Port of Miami Tunnel Project Gears Up to Go ~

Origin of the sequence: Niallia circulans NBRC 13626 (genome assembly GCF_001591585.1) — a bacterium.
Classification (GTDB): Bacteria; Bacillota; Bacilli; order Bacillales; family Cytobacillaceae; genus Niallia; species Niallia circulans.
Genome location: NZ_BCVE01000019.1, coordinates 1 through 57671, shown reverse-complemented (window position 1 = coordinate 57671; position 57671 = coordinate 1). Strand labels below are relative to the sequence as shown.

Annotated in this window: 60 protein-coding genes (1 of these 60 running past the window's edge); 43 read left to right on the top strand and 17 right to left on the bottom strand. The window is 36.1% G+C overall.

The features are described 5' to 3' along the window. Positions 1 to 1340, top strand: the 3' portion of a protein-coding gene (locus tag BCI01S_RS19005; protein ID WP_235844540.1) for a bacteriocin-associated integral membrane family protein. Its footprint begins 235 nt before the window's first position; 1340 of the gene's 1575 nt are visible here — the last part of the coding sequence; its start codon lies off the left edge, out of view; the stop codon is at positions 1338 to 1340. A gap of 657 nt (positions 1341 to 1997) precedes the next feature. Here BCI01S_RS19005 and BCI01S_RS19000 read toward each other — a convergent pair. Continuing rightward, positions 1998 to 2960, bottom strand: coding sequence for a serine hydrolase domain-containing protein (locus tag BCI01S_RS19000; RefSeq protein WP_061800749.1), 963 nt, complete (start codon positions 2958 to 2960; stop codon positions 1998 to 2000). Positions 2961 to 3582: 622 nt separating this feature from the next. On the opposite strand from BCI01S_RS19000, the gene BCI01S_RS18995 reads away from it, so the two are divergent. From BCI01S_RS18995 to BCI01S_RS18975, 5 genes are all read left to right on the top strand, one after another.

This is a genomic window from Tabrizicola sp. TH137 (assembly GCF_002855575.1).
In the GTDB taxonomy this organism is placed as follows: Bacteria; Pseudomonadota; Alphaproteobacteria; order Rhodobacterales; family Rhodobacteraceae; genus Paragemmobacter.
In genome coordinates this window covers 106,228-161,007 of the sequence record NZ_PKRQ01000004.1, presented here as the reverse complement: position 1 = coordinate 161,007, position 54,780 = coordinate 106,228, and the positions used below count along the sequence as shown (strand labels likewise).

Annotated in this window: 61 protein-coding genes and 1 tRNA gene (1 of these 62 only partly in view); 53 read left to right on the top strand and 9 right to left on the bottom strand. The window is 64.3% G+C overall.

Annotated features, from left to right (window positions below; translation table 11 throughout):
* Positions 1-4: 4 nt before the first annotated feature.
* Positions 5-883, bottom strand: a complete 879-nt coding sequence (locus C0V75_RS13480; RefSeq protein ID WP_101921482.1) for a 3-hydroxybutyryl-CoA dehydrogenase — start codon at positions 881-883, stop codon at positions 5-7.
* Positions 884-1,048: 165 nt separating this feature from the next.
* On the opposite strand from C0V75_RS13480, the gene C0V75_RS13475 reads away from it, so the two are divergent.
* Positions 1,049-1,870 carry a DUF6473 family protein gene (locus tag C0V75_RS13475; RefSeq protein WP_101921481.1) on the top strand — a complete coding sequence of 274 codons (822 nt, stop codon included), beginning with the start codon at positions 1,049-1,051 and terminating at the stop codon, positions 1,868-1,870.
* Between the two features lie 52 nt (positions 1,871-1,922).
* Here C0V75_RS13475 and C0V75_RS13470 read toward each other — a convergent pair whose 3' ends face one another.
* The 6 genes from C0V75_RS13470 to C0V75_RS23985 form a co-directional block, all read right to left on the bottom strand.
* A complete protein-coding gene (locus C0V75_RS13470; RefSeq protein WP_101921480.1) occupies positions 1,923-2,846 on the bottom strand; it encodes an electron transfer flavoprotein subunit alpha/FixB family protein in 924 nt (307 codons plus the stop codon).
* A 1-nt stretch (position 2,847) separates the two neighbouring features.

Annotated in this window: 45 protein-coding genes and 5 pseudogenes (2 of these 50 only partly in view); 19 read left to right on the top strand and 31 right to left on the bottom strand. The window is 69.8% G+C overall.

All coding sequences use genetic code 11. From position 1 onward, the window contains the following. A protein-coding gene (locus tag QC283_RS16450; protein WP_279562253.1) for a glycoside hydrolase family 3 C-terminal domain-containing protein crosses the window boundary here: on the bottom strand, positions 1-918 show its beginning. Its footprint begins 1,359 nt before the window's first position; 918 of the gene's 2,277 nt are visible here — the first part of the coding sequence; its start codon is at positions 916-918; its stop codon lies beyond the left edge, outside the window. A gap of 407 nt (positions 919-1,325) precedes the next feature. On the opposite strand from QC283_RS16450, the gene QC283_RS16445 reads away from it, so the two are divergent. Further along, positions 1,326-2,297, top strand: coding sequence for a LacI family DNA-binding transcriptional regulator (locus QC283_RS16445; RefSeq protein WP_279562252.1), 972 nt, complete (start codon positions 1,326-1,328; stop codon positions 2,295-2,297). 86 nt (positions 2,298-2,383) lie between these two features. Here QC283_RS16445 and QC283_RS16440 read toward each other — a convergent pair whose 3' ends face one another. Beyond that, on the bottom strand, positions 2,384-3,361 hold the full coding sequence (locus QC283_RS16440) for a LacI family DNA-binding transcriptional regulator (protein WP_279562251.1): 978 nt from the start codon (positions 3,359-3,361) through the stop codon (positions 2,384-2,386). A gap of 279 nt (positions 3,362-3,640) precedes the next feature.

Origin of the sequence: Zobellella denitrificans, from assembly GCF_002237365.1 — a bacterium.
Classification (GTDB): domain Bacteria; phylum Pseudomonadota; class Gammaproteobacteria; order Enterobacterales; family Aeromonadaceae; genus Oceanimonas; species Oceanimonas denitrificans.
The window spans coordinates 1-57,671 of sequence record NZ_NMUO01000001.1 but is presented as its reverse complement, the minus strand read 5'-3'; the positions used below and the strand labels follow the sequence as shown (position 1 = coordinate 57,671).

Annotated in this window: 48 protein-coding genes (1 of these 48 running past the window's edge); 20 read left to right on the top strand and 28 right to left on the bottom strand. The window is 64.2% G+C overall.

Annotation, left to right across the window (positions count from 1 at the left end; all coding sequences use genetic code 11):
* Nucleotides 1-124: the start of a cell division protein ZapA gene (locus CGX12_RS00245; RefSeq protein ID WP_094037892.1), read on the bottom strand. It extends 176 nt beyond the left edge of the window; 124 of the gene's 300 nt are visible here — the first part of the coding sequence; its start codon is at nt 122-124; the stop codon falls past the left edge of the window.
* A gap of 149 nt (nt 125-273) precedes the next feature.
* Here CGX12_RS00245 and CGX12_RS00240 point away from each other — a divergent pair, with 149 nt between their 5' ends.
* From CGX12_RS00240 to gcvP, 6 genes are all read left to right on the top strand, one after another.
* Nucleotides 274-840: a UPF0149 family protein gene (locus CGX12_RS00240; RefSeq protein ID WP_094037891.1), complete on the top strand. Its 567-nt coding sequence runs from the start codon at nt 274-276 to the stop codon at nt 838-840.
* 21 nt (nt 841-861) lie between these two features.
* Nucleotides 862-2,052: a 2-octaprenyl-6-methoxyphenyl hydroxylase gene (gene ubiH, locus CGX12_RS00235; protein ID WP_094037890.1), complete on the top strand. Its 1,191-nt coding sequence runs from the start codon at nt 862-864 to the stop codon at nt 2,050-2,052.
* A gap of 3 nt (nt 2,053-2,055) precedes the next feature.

State of Florida environmental regulators have given the go-ahead for an ambitious four-year, billion-dollar project to connect Port of Miami facilities with highway access through a 23-foot-in-diameter tunnel under Biscayne Bay, the Miami Herald reports (“ Florida gives green light to Port of Miami tunnel ,” by Andres Viglucci). Major components of the project, including a plan to retain, purify, and re-use water from the tunnel-boring project and a proposal to clean and use spoil dirt for beautification and eco-system recovery on degraded or over-developed islands, have received Florida Department of Environmental Protection approval, allowing issuance of the permit. To dig the tunnel, a consortium of construction companies called MAT Concessionaire, LLC , has acquired a giant custom-built 2,500-ton boring machine longer than a football field, with a huge, 23-foot disc-shaped grinding head that weighs 530,000 pounds (above). The machine was delivered back in June; now, the grinding head has been assembled and a concrete entry ramp built on Watson Key, an artificial island, CBS Miami reports (“ Critical Day In $1B Port Of Miami Tunnel Project ”). Drilling is set to start as early as this month. The boring machine has been nicknamed “Harriet,” reports the Herald (“ Massive machine comes together to dig port tunnel ,” by Andres Viglucci). “The cutting head and the circular engine section will pull a train-like assemblage, including a two-story gantry resembling a high-tech locomotive, that will contain electrical and hydraulic systems, a manned command center, mechanic’s shop, brake room and a chamber that can be sealed to protect 16 people in case of fire or other emergencies,” the paper reports. “The entire machine will be powered through a connection to the electrical grid.” As it tunnels under the bay at a rate of about four feet per hour, the giant machine will inject sealant grout into the porous limestone rock, and set curved pre-cast concrete panels in place to form the tunnel wall’s permanent structure. Upon reaching the other side of the bay, engineers will disassemble the beast, reassemble it, and cut a return tunnel — completing the work, if all goes as planned, sometime in 2014. Then, say Florida Department of Transportation officials, the tunnel will begin decades of service life, ensuring long-term access to the port (see video, below).